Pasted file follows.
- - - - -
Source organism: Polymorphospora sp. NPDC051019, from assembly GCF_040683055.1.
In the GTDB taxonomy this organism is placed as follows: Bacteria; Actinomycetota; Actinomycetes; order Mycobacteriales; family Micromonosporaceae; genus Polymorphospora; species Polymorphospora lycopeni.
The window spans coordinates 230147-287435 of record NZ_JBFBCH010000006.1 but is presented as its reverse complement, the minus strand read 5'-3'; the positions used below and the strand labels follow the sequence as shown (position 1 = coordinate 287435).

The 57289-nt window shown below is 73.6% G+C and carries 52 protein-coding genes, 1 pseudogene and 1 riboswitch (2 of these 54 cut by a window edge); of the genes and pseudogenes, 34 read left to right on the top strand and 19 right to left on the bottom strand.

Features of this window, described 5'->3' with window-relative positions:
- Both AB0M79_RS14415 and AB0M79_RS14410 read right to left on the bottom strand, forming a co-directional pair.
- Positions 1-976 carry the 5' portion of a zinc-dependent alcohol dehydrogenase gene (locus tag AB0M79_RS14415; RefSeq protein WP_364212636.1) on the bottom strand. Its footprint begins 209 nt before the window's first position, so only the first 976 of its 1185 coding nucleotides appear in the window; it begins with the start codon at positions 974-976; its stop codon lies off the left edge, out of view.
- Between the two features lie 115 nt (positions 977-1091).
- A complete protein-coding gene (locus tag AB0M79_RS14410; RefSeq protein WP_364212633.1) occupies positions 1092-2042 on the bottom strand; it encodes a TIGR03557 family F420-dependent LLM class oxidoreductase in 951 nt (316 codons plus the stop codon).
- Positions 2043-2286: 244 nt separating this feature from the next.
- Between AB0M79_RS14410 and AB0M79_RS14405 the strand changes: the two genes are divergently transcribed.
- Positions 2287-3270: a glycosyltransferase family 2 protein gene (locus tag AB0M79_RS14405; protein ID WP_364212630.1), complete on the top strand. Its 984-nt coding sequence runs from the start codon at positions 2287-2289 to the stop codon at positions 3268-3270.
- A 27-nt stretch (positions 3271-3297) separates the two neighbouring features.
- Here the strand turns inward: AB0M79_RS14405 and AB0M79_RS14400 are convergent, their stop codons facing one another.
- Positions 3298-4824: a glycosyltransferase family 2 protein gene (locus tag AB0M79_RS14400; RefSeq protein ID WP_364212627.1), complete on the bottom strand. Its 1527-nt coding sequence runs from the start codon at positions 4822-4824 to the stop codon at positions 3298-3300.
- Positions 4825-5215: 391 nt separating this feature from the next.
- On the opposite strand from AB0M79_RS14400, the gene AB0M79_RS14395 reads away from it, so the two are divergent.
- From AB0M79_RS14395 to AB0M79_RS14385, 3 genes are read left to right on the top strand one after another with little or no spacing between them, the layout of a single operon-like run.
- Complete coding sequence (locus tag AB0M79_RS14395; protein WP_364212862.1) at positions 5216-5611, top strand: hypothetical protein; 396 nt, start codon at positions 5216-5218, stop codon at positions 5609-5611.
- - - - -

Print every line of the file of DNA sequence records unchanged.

Source organism: Polymorphospora sp. NPDC051019, from assembly GCF_040683055.1.
In the GTDB taxonomy this organism is placed as follows: Bacteria; Actinomycetota; Actinomycetes; order Mycobacteriales; family Micromonosporaceae; genus Polymorphospora; species Polymorphospora lycopeni.
The window spans coordinates 230147-287435 of record NZ_JBFBCH010000006.1 but is presented as its reverse complement, the minus strand read 5'-3'; the positions used below and the strand labels follow the sequence as shown (position 1 = coordinate 287435).

The 57289-nt window shown below is 73.6% G+C and carries 52 protein-coding genes, 1 pseudogene and 1 riboswitch (2 of these 54 cut by a window edge); of the genes and pseudogenes, 34 read left to right on the top strand and 19 right to left on the bottom strand.

Features of this window, described 5'->3' with window-relative positions:
- Both AB0M79_RS14415 and AB0M79_RS14410 read right to left on the bottom strand, forming a co-directional pair.
- Positions 1-976 carry the 5' portion of a zinc-dependent alcohol dehydrogenase gene (locus tag AB0M79_RS14415; RefSeq protein WP_364212636.1) on the bottom strand. Its footprint begins 209 nt before the window's first position, so only the first 976 of its 1185 coding nucleotides appear in the window; it begins with the start codon at positions 974-976; its stop codon lies off the left edge, out of view.
- Between the two features lie 115 nt (positions 977-1091).
- A complete protein-coding gene (locus tag AB0M79_RS14410; RefSeq protein WP_364212633.1) occupies positions 1092-2042 on the bottom strand; it encodes a TIGR03557 family F420-dependent LLM class oxidoreductase in 951 nt (316 codons plus the stop codon).
- Positions 2043-2286: 244 nt separating this feature from the next.
- Between AB0M79_RS14410 and AB0M79_RS14405 the strand changes: the two genes are divergently transcribed.
- Positions 2287-3270: a glycosyltransferase family 2 protein gene (locus tag AB0M79_RS14405; protein ID WP_364212630.1), complete on the top strand. Its 984-nt coding sequence runs from the start codon at positions 2287-2289 to the stop codon at positions 3268-3270.
- A 27-nt stretch (positions 3271-3297) separates the two neighbouring features.
- Here the strand turns inward: AB0M79_RS14405 and AB0M79_RS14400 are convergent, their stop codons facing one another.
- Positions 3298-4824: a glycosyltransferase family 2 protein gene (locus tag AB0M79_RS14400; RefSeq protein ID WP_364212627.1), complete on the bottom strand. Its 1527-nt coding sequence runs from the start codon at positions 4822-4824 to the stop codon at positions 3298-3300.
- Positions 4825-5215: 391 nt separating this feature from the next.
- On the opposite strand from AB0M79_RS14400, the gene AB0M79_RS14395 reads away from it, so the two are divergent.
- From AB0M79_RS14395 to AB0M79_RS14385, 3 genes are read left to right on the top strand one after another with little or no spacing between them, the layout of a single operon-like run.
- Complete coding sequence (locus tag AB0M79_RS14395; protein WP_364212862.1) at positions 5216-5611, top strand: hypothetical protein; 396 nt, start codon at positions 5216-5218, stop codon at positions 5609-5611.